A newly completed B-Lines network for England is being launched this week by conservation charity Buglife. B-Lines are a strategically mapped nationwide network of potential and existing wildflower habitat, designed to identify where creating new habitat will provide the greatest benefit for pollinators and help restore our declining populations of bees, butterflies, hoverflies and other pollinating insects. These rivers of wildflowers will criss-cross the country from the South West to the North East enabling pollinators, and other wildlife, to move across the landscape.
During Bees’ Needs Week (13th to 19th July 2020), Buglife is calling on organisations and individuals everywhere to do their bit to help our precious pollinators – to get involved in planting wildflowers along the B-Lines and follow the Bees’ Needs ‘5 Simple Actions’
B-Lines is a big solution to a big problem – the declines in our wild pollinators. In living memory, the sight and sounds of pollinators have faded across the country as wildflower-rich habitats have disappeared. We must repair, enhance and connect our landscapes, building on work already underway and planned by communities, public bodies, businesses and farmers, ultimately restoring a vibrant land where insects are abundant, where they can pollinate our wildflowers and crops, and where they will continue to delight and inspire future generations.
The completion of the England B-Lines map was supported by Defra. A national network of B-Line corridors has been mapped with the help of hundreds of national partners and experts. The map identifies a network of opportunities for nature – to connect the best remaining wildflower-rich habitats. However, it is now essential that action is taken to create the thousands of hectares of new habitat identified for pollinators, on the ground.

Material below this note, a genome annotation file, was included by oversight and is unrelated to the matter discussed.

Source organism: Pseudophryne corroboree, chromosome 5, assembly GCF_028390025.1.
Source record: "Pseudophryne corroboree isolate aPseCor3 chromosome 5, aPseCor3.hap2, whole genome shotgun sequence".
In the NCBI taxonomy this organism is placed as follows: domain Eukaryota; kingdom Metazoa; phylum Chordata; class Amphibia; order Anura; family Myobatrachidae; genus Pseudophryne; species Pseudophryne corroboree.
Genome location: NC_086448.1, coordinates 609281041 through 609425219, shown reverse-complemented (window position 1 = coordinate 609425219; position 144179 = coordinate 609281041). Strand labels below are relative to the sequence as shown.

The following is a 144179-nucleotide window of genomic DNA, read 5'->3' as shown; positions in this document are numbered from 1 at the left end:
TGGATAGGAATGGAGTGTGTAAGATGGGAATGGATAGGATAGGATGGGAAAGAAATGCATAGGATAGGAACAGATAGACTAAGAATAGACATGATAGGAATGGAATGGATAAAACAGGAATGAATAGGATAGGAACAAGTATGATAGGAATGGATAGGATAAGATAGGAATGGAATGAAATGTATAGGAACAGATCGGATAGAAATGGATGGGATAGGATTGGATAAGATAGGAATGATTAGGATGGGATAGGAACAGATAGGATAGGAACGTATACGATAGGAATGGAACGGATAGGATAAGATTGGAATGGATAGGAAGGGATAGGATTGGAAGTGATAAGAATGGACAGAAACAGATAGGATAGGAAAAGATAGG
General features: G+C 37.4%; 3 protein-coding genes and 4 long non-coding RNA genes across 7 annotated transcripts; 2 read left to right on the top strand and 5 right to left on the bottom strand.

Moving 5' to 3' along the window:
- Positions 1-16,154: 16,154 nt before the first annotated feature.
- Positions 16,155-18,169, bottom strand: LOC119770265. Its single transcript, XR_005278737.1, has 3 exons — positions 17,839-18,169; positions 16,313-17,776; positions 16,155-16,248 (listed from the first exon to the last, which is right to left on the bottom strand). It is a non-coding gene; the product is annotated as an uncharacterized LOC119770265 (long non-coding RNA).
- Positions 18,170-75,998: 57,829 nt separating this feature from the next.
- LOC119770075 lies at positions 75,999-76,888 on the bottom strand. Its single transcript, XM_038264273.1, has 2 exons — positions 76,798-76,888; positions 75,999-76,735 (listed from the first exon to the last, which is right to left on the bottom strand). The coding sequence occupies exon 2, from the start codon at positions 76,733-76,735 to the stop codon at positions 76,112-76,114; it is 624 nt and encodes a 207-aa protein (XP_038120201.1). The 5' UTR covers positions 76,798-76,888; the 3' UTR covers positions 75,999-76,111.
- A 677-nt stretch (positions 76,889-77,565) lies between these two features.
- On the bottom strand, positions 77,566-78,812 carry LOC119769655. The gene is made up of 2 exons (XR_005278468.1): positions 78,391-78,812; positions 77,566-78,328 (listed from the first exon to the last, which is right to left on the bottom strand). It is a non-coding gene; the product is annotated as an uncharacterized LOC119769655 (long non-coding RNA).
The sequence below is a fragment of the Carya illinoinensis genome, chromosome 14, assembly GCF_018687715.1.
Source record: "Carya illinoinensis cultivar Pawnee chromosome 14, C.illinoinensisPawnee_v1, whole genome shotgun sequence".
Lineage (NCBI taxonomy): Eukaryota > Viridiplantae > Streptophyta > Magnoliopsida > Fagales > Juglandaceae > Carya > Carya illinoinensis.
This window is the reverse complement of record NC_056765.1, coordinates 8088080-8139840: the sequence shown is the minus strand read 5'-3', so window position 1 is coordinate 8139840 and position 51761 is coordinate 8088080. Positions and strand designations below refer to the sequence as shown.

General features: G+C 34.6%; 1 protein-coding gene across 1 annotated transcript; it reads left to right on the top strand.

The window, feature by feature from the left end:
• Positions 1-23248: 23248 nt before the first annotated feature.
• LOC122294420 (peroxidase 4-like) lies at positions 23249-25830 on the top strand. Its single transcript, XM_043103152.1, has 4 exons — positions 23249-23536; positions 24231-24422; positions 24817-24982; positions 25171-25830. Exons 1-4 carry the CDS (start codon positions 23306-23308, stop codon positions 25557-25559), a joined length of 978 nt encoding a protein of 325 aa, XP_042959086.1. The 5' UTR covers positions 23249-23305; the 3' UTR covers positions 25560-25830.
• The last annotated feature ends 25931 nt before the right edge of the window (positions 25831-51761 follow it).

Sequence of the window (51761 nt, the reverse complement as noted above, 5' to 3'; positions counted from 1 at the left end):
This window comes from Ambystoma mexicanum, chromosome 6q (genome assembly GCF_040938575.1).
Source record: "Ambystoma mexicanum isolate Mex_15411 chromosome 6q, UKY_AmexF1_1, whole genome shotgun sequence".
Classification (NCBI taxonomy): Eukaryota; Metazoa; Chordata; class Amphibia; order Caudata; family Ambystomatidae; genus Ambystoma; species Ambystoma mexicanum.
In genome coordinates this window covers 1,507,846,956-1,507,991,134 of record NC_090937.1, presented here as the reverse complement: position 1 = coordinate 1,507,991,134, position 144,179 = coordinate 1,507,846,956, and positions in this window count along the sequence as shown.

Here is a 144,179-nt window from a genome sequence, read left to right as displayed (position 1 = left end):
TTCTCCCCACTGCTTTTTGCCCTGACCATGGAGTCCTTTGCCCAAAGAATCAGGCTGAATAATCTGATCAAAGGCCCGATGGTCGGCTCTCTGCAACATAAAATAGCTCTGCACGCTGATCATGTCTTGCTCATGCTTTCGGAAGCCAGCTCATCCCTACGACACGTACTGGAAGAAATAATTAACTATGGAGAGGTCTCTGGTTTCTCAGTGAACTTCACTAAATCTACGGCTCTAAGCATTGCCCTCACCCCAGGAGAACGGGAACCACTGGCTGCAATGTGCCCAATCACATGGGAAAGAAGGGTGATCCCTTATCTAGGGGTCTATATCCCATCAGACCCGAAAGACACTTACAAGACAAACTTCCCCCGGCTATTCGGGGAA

Environment minister Rebecca Pow said: “I am hugely grateful to Buglife for its continued commitment to action for our pollinating insects. Pollinators play a crucial role in food production and agriculture, and are also vital to our ecosystem. They are our unpaid army of friends.
“During this unprecedented time, many of us have connected with nature more than ever before, I would urge everyone who can, to do simple things – like growing more flowers, growing them for a long a season as possible, and cutting grass less often (I’m doing this at home and the bees are loving the clover) – to ensure our precious pollinators thrive.”
Catherine Jones, Pollinator Officer at Buglife says, “A complete England B-Lines network is a real landmark step in our mission to reverse insect declines and lend a helping hand to our struggling pollinators. We hope that organisations and people across England will help with our shared endeavour to create thousands of hectares of new pollinator-friendly wildflower habitats along the B-Lines.”
Bees’ Needs Week celebrates and shares how everyone can continue to help bees and other pollinators. We need everyone to help create urgently needed wildflower habitat along B-Lines, from local authorities and government, to farmers and keen gardeners. The details of the wildflower-rich pollinator friendly habitat that have been delivered by previous or ongoing projects, or by anyone who has already recorded their site, will appear on Buglife’s B-Lines online map.
Everyone can add their pollinator habitat on Buglife’s B-Lines online map, share on social media using #BeesNeeds and follow the Bees’ Needs ‘5 Simple Actions’:
- Grow more flowers, shrubs and trees.
- Let your garden grow wild.
- Cut your grass less often.
- Don’t disturb insect nest and hibernation spots.
- Think carefully about whether to use pesticides
Every action for pollinators, no matter how big or small, can contribute to the B-Lines network and a secure future for England’s pollinators – and we invite everyone to record their contributions on the B-Lines online map.